In addition to the programs instituted on campus, Project Pericles organizes programs that bring students from across the United States to conferences where they can share their work with one another and gather resources to put their goals into action. Through talking to organizations around the country, connecting with other educated individuals, finding and making connections with politicians, and creating reform movements, students learn how to successfully make an impact on their communities. Liss is inspired by these students who attempt to solve issues so much greater than themselves. She says, “Intelligent and well-educated people owe it to the country, if not the world, to use their knowledge to make a difference.”

Throughout her career, Liss has sought out experiences where she herself feels she is making a difference. She says, “It is not good enough to be able to say how much I’m learning, or how much I’m making, or how much I’m building a future career, or how much I’m networking; for me, I need to be able to say this is what I’m doing to make a difference.” Project Pericles provides an outlet for Liss to feel good about the work she is doing and to help students attain the same sense of fulfillment.

Although Reed is not a member institution of Project Pericles, Liss continues her engagement with Reed as a member of the board. She believes that Reed provides a unique academic setting and community and hopes  to see more Reedies active in making a difference in their communities. She says, “College is supposed to prepare you to be a good educated citizen. Taking classes and dealing with only the hypothetical is not nearly as powerful as actually experiencing these scenarios. You can learn the academic material better when you’re learning it in a real world context.”

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Gwendolyn White, Anthropology, Class of 2007

White works for Immigrant and Refugee Community Organization (IRCO). IRCO’s mission is to promote integration of immigrants and refugees into a self-sufficient, healthy, and inclusive multiethnic community. White coordinates the SUN Community School through IRCO, which offers opportunities outside of the school for students, their families, and community members.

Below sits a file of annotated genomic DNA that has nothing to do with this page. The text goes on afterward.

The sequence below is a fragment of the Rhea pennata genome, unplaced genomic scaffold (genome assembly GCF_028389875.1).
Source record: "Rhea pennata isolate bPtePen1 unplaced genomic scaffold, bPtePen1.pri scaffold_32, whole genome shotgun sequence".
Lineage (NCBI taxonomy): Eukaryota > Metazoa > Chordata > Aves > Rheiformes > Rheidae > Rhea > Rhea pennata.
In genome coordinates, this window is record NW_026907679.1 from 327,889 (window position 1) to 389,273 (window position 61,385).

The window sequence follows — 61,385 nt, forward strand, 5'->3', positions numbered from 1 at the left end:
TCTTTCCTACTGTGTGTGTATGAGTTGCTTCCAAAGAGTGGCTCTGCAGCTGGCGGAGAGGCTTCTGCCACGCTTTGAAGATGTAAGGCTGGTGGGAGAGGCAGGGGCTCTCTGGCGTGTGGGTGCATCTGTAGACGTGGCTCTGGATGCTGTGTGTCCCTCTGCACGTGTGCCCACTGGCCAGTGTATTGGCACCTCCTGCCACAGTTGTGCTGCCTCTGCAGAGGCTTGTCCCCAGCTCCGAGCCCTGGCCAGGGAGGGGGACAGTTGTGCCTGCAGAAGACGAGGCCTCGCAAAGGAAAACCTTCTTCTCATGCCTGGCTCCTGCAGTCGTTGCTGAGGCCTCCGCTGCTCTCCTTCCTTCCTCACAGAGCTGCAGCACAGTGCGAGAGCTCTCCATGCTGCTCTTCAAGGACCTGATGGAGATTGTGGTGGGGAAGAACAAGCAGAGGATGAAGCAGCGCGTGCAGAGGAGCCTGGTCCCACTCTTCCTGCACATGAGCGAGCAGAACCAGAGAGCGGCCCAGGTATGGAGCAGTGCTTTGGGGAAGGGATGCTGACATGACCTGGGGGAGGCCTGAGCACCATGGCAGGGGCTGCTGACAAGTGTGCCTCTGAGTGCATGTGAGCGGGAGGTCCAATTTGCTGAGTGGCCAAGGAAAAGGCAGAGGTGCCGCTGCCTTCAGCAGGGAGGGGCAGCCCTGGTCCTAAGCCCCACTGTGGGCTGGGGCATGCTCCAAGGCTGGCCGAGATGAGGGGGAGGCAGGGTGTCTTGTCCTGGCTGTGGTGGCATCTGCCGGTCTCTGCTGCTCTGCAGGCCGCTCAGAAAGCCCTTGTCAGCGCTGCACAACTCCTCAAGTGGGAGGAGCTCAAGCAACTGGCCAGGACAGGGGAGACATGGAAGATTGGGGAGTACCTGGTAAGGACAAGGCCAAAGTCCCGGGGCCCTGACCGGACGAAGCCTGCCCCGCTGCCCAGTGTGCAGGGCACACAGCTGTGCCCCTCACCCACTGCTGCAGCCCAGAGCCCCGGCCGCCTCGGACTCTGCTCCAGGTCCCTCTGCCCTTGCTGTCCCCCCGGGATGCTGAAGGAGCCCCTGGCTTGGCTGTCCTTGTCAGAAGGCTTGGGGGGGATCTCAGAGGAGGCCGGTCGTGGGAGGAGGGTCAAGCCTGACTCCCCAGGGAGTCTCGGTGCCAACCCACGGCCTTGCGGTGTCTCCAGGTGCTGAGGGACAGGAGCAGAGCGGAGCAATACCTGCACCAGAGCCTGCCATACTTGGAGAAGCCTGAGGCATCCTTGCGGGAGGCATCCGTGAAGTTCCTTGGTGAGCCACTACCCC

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Heidi Whitehouse, History and Literature, Class of 2013

As the Youth & Education intern for SEEDS, Whitehouse coordinates the Friends of the Children tutoring program at Reed, matching Reedies with 3rd through 5th grade students for tutoring in math, reading, writing, and other areas as needed. After transferring from a low-income high school to a high-income high school, Whitehouse began to understand the ways in which the quality of public education correlates to socioeconomic status and how college education is disproportionally encouraged for members of certain communities and neighborhoods. These experiences affirmed Whitehouse’s committed to increasing education accessibility. She says, “The United States public education is too big and entrenched a system for an individual like me to attempt to change, but for the moment my position with SEEDS allows me to attempt redistributing the wealth (of my own educational privilege) a little bit to less advantaged kids.” Whitehouse also volunteers as an ESL teacher at VOZ Worker’s Rights Project where she reads with elementary school students who struggle with literacy, and participates in SEEDS weekend service trips to local domestic abuse shelters and food banks.